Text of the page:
Nolan cooperated really nicely for his booth test yesterday. With the exception of being very chatty (we had to shove his mouth full of cookies to get him to quiet down), he habituated quickly to the dancing puppy and koala and dutifully squealed with delight every time the animals lit up. We got great results as far as accuracy is concerned. As far as hearing level...
We've had a drop. A big one in the high frequencies. Twenty decibels gone in three months' time. We've gone from having a rising audiogram to a nearly flat audiogram, and now we have a "reverse cookie bite" audiogram. In the moderate to moderately severe range.
We're lucky that his hearing aids are more than capable of handling any configuration and almost any loss level (they are good all the way down to the severe range). We don't know why Nolan has his hearing loss, though our audi did ask if he had his eyes checked yet. That's the only test that hasn't been done yet (they can't really test for that particular syndrome until they're toddlers). Nolan's not at risk for type 1 Usher's, but there are two other variants that have moderate or progressive hearing losses associated. I doubt that's the case, and we'll probably just never know why his hair cells are dying.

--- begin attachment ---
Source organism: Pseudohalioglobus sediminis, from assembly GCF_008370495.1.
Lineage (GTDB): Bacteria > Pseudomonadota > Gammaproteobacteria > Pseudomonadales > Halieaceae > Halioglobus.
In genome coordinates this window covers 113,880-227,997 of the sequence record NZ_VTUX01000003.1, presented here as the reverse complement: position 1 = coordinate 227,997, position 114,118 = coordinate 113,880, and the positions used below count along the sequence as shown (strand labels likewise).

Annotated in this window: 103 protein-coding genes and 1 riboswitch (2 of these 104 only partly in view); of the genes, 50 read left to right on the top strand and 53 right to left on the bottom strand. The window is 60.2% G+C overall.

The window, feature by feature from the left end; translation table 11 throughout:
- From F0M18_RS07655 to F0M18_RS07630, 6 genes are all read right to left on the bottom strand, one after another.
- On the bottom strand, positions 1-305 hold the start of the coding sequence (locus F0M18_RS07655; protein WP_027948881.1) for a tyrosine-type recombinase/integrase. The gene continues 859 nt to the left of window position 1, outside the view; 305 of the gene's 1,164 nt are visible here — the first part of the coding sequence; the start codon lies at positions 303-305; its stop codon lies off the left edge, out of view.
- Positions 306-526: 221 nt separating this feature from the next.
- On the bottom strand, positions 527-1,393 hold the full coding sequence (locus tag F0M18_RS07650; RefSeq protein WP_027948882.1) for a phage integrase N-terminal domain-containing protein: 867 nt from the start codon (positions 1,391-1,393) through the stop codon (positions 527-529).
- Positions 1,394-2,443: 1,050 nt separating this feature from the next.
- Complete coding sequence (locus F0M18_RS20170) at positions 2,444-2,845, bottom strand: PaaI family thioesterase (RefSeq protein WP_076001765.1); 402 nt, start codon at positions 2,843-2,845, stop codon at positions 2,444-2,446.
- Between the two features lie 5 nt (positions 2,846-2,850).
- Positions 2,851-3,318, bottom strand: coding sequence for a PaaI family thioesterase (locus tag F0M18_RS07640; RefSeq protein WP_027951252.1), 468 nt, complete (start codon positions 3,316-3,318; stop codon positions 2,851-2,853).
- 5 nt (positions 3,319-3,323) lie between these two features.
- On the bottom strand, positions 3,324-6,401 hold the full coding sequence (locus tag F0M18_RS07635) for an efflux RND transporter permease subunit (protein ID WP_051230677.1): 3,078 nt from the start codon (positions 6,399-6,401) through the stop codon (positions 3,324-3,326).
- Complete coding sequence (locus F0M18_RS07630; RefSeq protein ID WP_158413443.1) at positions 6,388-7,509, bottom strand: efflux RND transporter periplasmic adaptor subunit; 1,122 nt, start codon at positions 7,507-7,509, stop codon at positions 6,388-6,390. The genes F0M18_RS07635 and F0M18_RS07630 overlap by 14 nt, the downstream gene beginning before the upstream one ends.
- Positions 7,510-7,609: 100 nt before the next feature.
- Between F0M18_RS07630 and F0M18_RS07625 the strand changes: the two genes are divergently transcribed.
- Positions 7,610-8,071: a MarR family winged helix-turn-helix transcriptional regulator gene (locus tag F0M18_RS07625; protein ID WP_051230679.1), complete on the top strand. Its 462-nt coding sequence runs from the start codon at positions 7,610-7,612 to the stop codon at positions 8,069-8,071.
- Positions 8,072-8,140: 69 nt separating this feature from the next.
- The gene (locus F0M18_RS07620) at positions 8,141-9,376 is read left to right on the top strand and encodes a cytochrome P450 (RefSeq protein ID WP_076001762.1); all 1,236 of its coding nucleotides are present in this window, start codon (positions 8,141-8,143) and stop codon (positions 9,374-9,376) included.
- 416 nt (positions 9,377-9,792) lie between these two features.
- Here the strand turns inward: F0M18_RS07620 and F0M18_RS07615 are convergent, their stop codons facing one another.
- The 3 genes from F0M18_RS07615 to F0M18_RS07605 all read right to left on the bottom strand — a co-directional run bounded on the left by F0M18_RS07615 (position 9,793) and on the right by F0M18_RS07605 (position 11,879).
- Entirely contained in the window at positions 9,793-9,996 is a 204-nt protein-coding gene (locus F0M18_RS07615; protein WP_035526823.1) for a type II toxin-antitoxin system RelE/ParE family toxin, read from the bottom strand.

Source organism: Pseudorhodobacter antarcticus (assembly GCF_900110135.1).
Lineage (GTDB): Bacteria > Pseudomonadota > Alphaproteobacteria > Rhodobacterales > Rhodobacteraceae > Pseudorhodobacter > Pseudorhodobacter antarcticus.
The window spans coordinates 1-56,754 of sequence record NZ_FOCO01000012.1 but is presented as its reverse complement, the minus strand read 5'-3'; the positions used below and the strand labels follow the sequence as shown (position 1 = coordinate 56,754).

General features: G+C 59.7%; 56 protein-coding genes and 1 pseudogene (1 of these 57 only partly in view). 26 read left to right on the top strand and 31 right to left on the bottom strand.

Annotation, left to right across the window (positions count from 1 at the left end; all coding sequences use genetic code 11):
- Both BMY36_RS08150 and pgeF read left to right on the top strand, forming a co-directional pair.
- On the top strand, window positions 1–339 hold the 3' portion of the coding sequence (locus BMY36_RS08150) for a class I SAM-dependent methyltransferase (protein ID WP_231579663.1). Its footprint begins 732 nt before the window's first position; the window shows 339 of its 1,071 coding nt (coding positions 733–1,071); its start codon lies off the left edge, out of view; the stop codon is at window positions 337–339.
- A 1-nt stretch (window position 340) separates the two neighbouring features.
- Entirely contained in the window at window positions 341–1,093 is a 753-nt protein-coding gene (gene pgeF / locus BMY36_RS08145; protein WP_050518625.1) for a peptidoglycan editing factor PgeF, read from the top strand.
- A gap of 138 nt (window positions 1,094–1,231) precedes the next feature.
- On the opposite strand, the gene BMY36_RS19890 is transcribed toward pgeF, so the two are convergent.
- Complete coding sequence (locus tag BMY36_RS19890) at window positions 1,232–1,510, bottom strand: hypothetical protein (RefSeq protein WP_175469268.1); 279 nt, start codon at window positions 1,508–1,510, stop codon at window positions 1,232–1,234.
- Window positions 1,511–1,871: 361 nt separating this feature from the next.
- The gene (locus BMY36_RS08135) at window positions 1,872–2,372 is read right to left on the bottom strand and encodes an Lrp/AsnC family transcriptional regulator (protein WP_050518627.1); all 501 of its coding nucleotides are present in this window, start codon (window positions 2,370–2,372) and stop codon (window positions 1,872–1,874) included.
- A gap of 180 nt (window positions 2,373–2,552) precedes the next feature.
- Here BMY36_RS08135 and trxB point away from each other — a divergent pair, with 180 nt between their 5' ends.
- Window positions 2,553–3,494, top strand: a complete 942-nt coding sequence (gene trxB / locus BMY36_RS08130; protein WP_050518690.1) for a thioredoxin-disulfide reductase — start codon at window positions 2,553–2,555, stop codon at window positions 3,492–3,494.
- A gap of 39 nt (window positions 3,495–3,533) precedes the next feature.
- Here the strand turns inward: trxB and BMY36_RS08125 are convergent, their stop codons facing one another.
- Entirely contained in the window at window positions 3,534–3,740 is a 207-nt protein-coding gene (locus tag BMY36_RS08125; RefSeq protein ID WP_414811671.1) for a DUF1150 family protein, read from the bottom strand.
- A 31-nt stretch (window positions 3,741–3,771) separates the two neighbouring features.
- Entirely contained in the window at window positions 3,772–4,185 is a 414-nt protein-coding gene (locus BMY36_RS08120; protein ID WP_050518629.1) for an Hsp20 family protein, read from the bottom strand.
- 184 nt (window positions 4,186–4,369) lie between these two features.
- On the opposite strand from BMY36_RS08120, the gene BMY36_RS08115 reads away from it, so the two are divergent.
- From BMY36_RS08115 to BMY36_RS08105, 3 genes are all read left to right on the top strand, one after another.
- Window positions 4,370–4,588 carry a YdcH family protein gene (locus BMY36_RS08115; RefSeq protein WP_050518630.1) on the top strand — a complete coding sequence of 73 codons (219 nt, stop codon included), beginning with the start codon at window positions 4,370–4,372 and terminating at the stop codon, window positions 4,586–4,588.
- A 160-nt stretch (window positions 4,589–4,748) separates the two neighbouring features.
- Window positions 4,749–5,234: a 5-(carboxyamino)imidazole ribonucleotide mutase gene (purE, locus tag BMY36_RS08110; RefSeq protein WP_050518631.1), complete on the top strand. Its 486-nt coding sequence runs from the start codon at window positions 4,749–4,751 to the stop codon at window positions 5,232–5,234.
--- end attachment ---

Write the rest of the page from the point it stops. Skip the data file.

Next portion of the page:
Anyway, his last results (from May) were:
2000Hz: 35-40dB (depending on the ear)
I don't have the official report yet, but I saw his audiogram in the office. Our results are now:
I did have a moment of relief when I saw that his tymps were flat, but our audiologist quickly told me that he has tubes and they were looking to make sure one of the numbers was high enough to show the tubes were open. His tubes are open and functioning beautifully. So its a true loss and not anything complicated by a conductive component.
Nolan's aids were adjusted and he can hear those "f," "th," and "s" sounds again. We'll be going in every three months for hearing tests to monitor his levels. Hopefully he'll stabilize, but if he doesn't- at least we have a great audiologist who is really proactive and a great set of aids that can compensate for his current level of loss.